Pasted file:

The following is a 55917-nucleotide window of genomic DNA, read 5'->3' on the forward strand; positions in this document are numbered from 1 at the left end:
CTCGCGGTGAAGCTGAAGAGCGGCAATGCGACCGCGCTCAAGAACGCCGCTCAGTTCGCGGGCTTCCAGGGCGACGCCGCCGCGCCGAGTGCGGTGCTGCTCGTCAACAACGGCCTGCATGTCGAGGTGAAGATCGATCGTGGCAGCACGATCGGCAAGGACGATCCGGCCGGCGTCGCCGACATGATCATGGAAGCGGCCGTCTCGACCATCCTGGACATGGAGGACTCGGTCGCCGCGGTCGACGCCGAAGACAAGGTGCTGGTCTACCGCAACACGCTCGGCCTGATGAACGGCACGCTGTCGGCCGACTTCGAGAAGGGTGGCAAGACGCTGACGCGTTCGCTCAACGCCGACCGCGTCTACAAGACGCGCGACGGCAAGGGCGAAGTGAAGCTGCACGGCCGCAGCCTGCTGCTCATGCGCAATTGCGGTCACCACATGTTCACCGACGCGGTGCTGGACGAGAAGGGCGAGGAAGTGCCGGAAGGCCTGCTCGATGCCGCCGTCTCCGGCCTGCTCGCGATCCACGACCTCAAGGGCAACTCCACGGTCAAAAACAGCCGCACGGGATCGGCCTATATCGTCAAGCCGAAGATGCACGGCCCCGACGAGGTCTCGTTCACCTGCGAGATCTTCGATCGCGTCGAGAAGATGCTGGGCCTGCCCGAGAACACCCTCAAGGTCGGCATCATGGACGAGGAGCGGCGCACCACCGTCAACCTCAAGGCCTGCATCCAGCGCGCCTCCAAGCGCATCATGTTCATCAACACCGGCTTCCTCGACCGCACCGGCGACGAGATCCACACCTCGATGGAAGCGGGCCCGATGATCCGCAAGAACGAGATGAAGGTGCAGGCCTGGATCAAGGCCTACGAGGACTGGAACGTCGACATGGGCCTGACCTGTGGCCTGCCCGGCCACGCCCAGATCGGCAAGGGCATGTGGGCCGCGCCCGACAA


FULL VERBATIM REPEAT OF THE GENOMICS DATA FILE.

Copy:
The following is a 55917-nucleotide window of genomic DNA, read 5'->3' on the forward strand; positions in this document are numbered from 1 at the left end:
CTCGCGGTGAAGCTGAAGAGCGGCAATGCGACCGCGCTCAAGAACGCCGCTCAGTTCGCGGGCTTCCAGGGCGACGCCGCCGCGCCGAGTGCGGTGCTGCTCGTCAACAACGGCCTGCATGTCGAGGTGAAGATCGATCGTGGCAGCACGATCGGCAAGGACGATCCGGCCGGCGTCGCCGACATGATCATGGAAGCGGCCGTCTCGACCATCCTGGACATGGAGGACTCGGTCGCCGCGGTCGACGCCGAAGACAAGGTGCTGGTCTACCGCAACACGCTCGGCCTGATGAACGGCACGCTGTCGGCCGACTTCGAGAAGGGTGGCAAGACGCTGACGCGTTCGCTCAACGCCGACCGCGTCTACAAGACGCGCGACGGCAAGGGCGAAGTGAAGCTGCACGGCCGCAGCCTGCTGCTCATGCGCAATTGCGGTCACCACATGTTCACCGACGCGGTGCTGGACGAGAAGGGCGAGGAAGTGCCGGAAGGCCTGCTCGATGCCGCCGTCTCCGGCCTGCTCGCGATCCACGACCTCAAGGGCAACTCCACGGTCAAAAACAGCCGCACGGGATCGGCCTATATCGTCAAGCCGAAGATGCACGGCCCCGACGAGGTCTCGTTCACCTGCGAGATCTTCGATCGCGTCGAGAAGATGCTGGGCCTGCCCGAGAACACCCTCAAGGTCGGCATCATGGACGAGGAGCGGCGCACCACCGTCAACCTCAAGGCCTGCATCCAGCGCGCCTCCAAGCGCATCATGTTCATCAACACCGGCTTCCTCGACCGCACCGGCGACGAGATCCACACCTCGATGGAAGCGGGCCCGATGATCCGCAAGAACGAGATGAAGGTGCAGGCCTGGATCAAGGCCTACGAGGACTGGAACGTCGACATGGGCCTGACCTGTGGCCTGCCCGGCCACGCCCAGATCGGCAAGGGCATGTGGGCCGCGCCCGACAA